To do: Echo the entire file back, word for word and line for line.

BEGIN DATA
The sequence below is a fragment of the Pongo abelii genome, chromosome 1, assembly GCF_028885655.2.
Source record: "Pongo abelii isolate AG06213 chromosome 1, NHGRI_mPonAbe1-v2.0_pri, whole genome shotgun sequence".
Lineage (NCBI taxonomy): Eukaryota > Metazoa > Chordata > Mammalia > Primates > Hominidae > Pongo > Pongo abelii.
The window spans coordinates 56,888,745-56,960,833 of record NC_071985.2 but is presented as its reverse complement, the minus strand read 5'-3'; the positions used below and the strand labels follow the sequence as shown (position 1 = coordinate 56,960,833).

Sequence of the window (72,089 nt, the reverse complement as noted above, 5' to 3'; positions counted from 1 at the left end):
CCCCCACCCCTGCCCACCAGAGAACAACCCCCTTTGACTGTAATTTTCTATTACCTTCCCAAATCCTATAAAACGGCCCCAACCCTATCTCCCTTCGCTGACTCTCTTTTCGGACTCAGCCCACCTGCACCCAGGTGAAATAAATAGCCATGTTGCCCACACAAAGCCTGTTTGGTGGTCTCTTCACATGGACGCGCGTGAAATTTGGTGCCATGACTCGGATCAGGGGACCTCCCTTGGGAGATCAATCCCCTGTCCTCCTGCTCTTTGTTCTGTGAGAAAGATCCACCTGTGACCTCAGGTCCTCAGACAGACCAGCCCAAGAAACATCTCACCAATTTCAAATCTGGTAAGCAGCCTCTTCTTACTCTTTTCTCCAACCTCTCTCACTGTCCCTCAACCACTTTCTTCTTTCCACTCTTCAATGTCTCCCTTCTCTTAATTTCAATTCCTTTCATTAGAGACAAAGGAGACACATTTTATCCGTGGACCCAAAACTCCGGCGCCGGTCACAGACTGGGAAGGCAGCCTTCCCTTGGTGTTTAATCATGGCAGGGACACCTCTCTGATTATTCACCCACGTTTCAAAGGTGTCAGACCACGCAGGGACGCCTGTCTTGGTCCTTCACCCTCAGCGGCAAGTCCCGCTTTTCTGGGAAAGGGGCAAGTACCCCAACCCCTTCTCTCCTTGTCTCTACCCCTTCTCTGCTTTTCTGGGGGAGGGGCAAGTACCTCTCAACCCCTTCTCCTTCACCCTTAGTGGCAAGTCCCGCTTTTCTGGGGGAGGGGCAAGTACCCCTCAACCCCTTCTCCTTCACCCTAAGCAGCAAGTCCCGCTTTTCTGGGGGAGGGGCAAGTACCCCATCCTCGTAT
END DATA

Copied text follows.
The sequence below is a fragment of the Pongo abelii genome, chromosome 1, assembly GCF_028885655.2.
Source record: "Pongo abelii isolate AG06213 chromosome 1, NHGRI_mPonAbe1-v2.0_pri, whole genome shotgun sequence".
Lineage (NCBI taxonomy): Eukaryota > Metazoa > Chordata > Mammalia > Primates > Hominidae > Pongo > Pongo abelii.
The window spans coordinates 56,888,745-56,960,833 of record NC_071985.2 but is presented as its reverse complement, the minus strand read 5'-3'; the positions used below and the strand labels follow the sequence as shown (position 1 = coordinate 56,960,833).

Sequence of the window (72,089 nt, the reverse complement as noted above, 5' to 3'; positions counted from 1 at the left end):
CCCCCACCCCTGCCCACCAGAGAACAACCCCCTTTGACTGTAATTTTCTATTACCTTCCCAAATCCTATAAAACGGCCCCAACCCTATCTCCCTTCGCTGACTCTCTTTTCGGACTCAGCCCACCTGCACCCAGGTGAAATAAATAGCCATGTTGCCCACACAAAGCCTGTTTGGTGGTCTCTTCACATGGACGCGCGTGAAATTTGGTGCCATGACTCGGATCAGGGGACCTCCCTTGGGAGATCAATCCCCTGTCCTCCTGCTCTTTGTTCTGTGAGAAAGATCCACCTGTGACCTCAGGTCCTCAGACAGACCAGCCCAAGAAACATCTCACCAATTTCAAATCTGGTAAGCAGCCTCTTCTTACTCTTTTCTCCAACCTCTCTCACTGTCCCTCAACCACTTTCTTCTTTCCACTCTTCAATGTCTCCCTTCTCTTAATTTCAATTCCTTTCATTAGAGACAAAGGAGACACATTTTATCCGTGGACCCAAAACTCCGGCGCCGGTCACAGACTGGGAAGGCAGCCTTCCCTTGGTGTTTAATCATGGCAGGGACACCTCTCTGATTATTCACCCACGTTTCAAAGGTGTCAGACCACGCAGGGACGCCTGTCTTGGTCCTTCACCCTCAGCGGCAAGTCCCGCTTTTCTGGGAAAGGGGCAAGTACCCCAACCCCTTCTCTCCTTGTCTCTACCCCTTCTCTGCTTTTCTGGGGGAGGGGCAAGTACCTCTCAACCCCTTCTCCTTCACCCTTAGTGGCAAGTCCCGCTTTTCTGGGGGAGGGGCAAGTACCCCTCAACCCCTTCTCCTTCACCCTAAGCAGCAAGTCCCGCTTTTCTGGGGGAGGGGCAAGTACCCCATCCTCGTAT